News / USA

Christie at Risk in Bridge Scandal

New Jersey Gov. Chris Christie gestures during a news conference Thursday, Jan. 9, 2014, at the Statehouse in Trenton, N.J. (AP Photo/Mel Evans)
New Jersey Gov. Chris Christie gestures during a news conference Thursday, Jan. 9, 2014, at the Statehouse in Trenton, N.J. (AP Photo/Mel Evans)
New Jersey Governor Chris Christie has never been one to shun the public spotlight.  But he can’t have enjoyed parrying with the press in a nationally televised news conference Thursday to answer allegations that his administration shut down traffic lanes on the George Washington Bridge linking New York City and New Jersey last September as political payback aimed at a Democratic mayor who declined to endorse him for re-election last year.
 
The bridge scandal has tarnished Christie’s political image as a tough but pragmatic and effective governor with bipartisan appeal who many experts had projected was in the top tier of potential Republican presidential contenders in 2016.   Up until recently, mainstream and moderate Republican political strategists had been licking their chops at the prospect of Christie running for the Republican nomination as the best candidate with the potential to appeal to independent and even some Democratic voters.  Christie stood out among other potential candidates like Kentucky Senator Rand Paul, Texas Senator Ted Cruz and Florida Senator Marco Rubio because he has demonstrated appeal beyond conservative activists and could broaden the vote for Republicans in the next election.
 
Bridge Over Troubled Waters
 
Christie apologized for the bridge controversy Thursday in a nationally televised news conference that went on for well over an hour.   The governor insisted that staff members lied to him about their involvement in the closure of lanes on the George Washington Bridge last September that snarled traffic In Fort Lee, New Jersey.  Email and text messages obtained by news organizations on Wednesday strongly suggested the lane closures were orchestrated by Christie aides as retribution directed at Fort Lee Mayor Mark Sokolich, a Democrat, who had refused to endorse Christie’s re-election bid last year.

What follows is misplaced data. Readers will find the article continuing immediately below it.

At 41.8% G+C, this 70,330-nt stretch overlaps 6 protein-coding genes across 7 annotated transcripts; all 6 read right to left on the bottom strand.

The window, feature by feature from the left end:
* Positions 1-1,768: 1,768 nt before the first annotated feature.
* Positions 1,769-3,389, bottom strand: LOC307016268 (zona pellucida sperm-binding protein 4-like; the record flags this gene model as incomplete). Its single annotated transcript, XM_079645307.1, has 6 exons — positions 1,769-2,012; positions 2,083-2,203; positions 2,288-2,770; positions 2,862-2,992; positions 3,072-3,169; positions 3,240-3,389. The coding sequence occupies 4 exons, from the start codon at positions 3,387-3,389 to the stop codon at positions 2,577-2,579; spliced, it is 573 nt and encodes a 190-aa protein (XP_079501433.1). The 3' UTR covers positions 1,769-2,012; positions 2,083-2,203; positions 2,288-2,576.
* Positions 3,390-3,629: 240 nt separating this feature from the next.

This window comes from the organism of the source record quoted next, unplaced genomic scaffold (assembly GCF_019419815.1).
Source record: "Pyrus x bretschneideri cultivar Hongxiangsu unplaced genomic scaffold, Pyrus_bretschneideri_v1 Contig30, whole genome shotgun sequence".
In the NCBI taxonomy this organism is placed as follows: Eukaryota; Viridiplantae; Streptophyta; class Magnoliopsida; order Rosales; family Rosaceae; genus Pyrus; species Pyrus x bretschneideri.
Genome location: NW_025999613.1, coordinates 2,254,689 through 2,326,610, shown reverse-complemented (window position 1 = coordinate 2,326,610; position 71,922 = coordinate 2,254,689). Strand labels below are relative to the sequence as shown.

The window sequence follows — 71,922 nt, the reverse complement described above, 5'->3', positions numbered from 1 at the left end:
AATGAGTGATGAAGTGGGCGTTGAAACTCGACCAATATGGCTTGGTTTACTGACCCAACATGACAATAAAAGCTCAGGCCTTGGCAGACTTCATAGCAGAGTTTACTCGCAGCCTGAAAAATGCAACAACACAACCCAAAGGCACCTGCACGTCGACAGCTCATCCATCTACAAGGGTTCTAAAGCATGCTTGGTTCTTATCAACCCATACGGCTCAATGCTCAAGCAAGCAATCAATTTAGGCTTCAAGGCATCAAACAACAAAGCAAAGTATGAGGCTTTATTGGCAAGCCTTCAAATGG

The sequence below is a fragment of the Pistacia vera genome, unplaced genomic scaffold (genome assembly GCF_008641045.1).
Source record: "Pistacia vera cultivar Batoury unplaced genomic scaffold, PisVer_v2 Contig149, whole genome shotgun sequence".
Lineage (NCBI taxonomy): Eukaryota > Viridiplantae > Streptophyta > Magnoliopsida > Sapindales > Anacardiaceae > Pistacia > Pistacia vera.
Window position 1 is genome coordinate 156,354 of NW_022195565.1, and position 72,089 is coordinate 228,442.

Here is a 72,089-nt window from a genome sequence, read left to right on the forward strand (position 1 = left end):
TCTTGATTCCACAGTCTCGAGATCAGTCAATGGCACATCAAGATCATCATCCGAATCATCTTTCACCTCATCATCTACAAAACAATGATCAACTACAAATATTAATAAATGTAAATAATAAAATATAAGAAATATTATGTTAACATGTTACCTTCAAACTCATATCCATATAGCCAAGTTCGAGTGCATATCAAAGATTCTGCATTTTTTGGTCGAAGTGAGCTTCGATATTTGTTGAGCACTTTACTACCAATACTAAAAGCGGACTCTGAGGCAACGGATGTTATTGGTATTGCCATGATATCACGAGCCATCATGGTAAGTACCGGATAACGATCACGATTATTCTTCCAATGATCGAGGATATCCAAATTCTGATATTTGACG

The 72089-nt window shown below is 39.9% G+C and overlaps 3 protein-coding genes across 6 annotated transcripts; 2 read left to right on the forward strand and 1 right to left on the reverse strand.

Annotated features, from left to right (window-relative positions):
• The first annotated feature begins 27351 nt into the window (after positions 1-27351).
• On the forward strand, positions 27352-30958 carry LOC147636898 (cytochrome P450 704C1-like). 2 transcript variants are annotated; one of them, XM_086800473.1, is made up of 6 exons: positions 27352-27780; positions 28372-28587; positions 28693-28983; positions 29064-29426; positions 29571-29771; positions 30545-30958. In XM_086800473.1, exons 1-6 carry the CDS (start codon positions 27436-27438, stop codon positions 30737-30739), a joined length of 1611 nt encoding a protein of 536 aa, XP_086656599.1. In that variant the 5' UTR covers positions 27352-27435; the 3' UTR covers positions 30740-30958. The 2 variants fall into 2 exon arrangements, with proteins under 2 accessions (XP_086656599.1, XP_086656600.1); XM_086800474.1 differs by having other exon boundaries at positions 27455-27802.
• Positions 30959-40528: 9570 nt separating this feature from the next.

At his news conference, Christie announced that he had fired Deputy Chief of Staff Bridget Anne Kelly after he said she lied to him about her involvement in the bridge controversy.  One email released Wednesday from Kelly, said simply, “Time for some traffic problems in Fort Lee.”  The email was sent to one of the governor’s top appointees at the Port Authority of New York and New Jersey and a longtime Christie friend, David Wildstein.  His email response was simple:  “Got it.”  The Port authority has the responsibility for operating the GW Bridge.  Wildstein resigned his position last month.
 
Christie’s Political Future at Stake
 
All of this comes as Christie prepares for his inauguration as governor for a second term later this month and amid continuing speculation about his presidential aspirations in 2016.  If Christie has been truthful and he was completely in the dark about what his staff was doing, he may be able to overcome this in the long term.  But if there are more revelations in the weeks to come and if it turns out he knew more than he says about the bridge shenanigans, Christie’s national political standing may be damaged beyond repair, leaving the 2016 Republican presidential field to a competing group of true conservatives with little proven appeal to independent voters and political centrists.